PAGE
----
Previously sold at Sotheby's Hong Kong, 27 April 2003, lot 62.
An identical vase of this rare pattern is illustrated by J. Ayers, Chinese Ceramics in the Baur Collection, Geneva, 1999, vol. 2, pl. 290 [A379].
The decoration on the present vase was made in imitation of a Western Zhou dynasty bronze, such as a lei attributed to the 9th century B.C., illustrated by John Alexander Pope et. al., The Freer Chinese Bronzes, Vol. 1, Washington D.C., 1967, pl. 83, to which the present vase resembles in the bands of decoration and in outline. This design is also crisply cast on a Western Zhou bronze ding in the Shanghai Museum, published in Zhongguo Wenwu Jinghua Dacidian, Shanghai cishu chubanshe, 1995, p. 90, no. 0316 (illustrated fig. 1).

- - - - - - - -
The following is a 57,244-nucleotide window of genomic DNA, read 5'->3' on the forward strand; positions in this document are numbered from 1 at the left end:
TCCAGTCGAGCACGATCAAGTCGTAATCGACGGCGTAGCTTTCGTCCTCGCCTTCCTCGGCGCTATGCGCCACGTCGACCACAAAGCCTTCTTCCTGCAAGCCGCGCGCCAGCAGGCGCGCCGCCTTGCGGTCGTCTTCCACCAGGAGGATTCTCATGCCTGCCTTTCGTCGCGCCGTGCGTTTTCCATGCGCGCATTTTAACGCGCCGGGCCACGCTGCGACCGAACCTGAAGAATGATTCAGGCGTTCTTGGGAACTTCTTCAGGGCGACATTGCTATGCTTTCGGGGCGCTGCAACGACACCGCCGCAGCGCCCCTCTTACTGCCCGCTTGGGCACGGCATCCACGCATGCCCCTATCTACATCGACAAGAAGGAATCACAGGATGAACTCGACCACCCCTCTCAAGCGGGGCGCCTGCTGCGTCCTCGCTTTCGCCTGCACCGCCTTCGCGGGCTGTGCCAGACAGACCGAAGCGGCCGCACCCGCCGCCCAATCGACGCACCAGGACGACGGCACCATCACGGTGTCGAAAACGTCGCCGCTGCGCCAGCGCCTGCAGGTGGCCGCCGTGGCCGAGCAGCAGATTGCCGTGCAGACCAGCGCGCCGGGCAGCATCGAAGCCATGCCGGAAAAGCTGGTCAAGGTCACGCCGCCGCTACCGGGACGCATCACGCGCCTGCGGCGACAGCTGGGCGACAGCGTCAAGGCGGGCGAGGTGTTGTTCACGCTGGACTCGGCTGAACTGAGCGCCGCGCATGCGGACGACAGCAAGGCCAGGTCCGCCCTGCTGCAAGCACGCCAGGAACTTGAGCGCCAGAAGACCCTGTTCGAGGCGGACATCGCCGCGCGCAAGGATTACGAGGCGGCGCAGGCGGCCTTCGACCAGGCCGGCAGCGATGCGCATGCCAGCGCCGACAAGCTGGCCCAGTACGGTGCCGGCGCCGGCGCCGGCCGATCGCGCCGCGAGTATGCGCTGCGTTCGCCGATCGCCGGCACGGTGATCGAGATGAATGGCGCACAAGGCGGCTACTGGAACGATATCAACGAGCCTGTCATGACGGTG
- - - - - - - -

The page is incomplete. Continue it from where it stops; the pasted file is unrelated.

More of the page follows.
The present vase is an excellent example of the effect that could be created by using the intaglio form of decoration on a monochrome porcelain vessel. The technique allows the details of the elaborate crisp decoration around the body to be highlighted by the thin translucent glaze pooling in the deeper recesses to provide a contrast in colour tones, thereby creating two shades of green, while accentuating the dense archaistic design on the body. Compare this effect of this technique on another vase with comparable archaistic scrollwork, a tianqiuping sold in these Rooms, 30 October 1995, lot 736A, and again, 27 October 2003, lot 700.